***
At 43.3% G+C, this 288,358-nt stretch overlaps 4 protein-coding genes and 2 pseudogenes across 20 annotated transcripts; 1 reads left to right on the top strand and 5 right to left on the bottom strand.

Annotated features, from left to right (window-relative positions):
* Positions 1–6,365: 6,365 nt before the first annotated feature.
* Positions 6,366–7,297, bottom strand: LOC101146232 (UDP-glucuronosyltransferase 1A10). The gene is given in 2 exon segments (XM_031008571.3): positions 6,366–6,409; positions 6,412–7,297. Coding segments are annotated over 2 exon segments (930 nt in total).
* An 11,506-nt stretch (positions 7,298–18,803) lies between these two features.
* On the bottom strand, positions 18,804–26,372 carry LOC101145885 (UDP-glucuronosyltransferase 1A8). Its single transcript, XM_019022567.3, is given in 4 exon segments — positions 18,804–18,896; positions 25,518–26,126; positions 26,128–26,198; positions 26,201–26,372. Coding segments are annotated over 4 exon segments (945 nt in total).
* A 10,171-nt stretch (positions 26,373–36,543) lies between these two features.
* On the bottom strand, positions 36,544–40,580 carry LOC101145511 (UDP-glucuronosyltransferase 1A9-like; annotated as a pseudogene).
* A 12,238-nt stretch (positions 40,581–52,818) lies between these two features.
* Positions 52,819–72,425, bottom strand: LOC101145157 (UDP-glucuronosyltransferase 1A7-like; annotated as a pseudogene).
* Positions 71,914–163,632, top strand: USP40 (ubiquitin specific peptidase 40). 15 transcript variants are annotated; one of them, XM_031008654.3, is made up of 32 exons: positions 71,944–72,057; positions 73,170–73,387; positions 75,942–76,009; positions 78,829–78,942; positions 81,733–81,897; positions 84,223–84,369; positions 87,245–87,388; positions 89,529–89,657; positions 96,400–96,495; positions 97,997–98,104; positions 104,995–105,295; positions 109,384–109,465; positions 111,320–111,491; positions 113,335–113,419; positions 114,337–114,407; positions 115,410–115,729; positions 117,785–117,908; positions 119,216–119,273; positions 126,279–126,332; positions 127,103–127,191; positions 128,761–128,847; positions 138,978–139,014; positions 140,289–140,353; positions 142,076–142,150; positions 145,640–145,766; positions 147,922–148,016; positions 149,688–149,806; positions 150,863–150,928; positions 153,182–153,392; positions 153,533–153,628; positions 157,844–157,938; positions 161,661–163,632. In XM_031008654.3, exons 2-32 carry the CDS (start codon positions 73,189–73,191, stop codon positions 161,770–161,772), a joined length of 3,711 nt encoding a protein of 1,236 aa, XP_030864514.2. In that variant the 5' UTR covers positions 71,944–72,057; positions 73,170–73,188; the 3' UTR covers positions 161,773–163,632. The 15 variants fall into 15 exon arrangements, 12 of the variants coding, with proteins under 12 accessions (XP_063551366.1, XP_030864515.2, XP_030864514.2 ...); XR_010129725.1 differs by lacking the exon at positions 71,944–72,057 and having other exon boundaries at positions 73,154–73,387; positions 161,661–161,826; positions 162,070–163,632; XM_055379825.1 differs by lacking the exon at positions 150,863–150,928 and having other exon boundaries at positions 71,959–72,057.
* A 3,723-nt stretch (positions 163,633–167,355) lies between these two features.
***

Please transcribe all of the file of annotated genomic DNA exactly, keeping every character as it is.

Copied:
At 43.3% G+C, this 288,358-nt stretch overlaps 4 protein-coding genes and 2 pseudogenes across 20 annotated transcripts; 1 reads left to right on the top strand and 5 right to left on the bottom strand.

Annotated features, from left to right (window-relative positions):
* Positions 1–6,365: 6,365 nt before the first annotated feature.
* Positions 6,366–7,297, bottom strand: LOC101146232 (UDP-glucuronosyltransferase 1A10). The gene is given in 2 exon segments (XM_031008571.3): positions 6,366–6,409; positions 6,412–7,297. Coding segments are annotated over 2 exon segments (930 nt in total).
* An 11,506-nt stretch (positions 7,298–18,803) lies between these two features.
* On the bottom strand, positions 18,804–26,372 carry LOC101145885 (UDP-glucuronosyltransferase 1A8). Its single transcript, XM_019022567.3, is given in 4 exon segments — positions 18,804–18,896; positions 25,518–26,126; positions 26,128–26,198; positions 26,201–26,372. Coding segments are annotated over 4 exon segments (945 nt in total).
* A 10,171-nt stretch (positions 26,373–36,543) lies between these two features.
* On the bottom strand, positions 36,544–40,580 carry LOC101145511 (UDP-glucuronosyltransferase 1A9-like; annotated as a pseudogene).
* A 12,238-nt stretch (positions 40,581–52,818) lies between these two features.
* Positions 52,819–72,425, bottom strand: LOC101145157 (UDP-glucuronosyltransferase 1A7-like; annotated as a pseudogene).
* Positions 71,914–163,632, top strand: USP40 (ubiquitin specific peptidase 40). 15 transcript variants are annotated; one of them, XM_031008654.3, is made up of 32 exons: positions 71,944–72,057; positions 73,170–73,387; positions 75,942–76,009; positions 78,829–78,942; positions 81,733–81,897; positions 84,223–84,369; positions 87,245–87,388; positions 89,529–89,657; positions 96,400–96,495; positions 97,997–98,104; positions 104,995–105,295; positions 109,384–109,465; positions 111,320–111,491; positions 113,335–113,419; positions 114,337–114,407; positions 115,410–115,729; positions 117,785–117,908; positions 119,216–119,273; positions 126,279–126,332; positions 127,103–127,191; positions 128,761–128,847; positions 138,978–139,014; positions 140,289–140,353; positions 142,076–142,150; positions 145,640–145,766; positions 147,922–148,016; positions 149,688–149,806; positions 150,863–150,928; positions 153,182–153,392; positions 153,533–153,628; positions 157,844–157,938; positions 161,661–163,632. In XM_031008654.3, exons 2-32 carry the CDS (start codon positions 73,189–73,191, stop codon positions 161,770–161,772), a joined length of 3,711 nt encoding a protein of 1,236 aa, XP_030864514.2. In that variant the 5' UTR covers positions 71,944–72,057; positions 73,170–73,188; the 3' UTR covers positions 161,773–163,632. The 15 variants fall into 15 exon arrangements, 12 of the variants coding, with proteins under 12 accessions (XP_063551366.1, XP_030864515.2, XP_030864514.2 ...); XR_010129725.1 differs by lacking the exon at positions 71,944–72,057 and having other exon boundaries at positions 73,154–73,387; positions 161,661–161,826; positions 162,070–163,632; XM_055379825.1 differs by lacking the exon at positions 150,863–150,928 and having other exon boundaries at positions 71,959–72,057.
* A 3,723-nt stretch (positions 163,633–167,355) lies between these two features.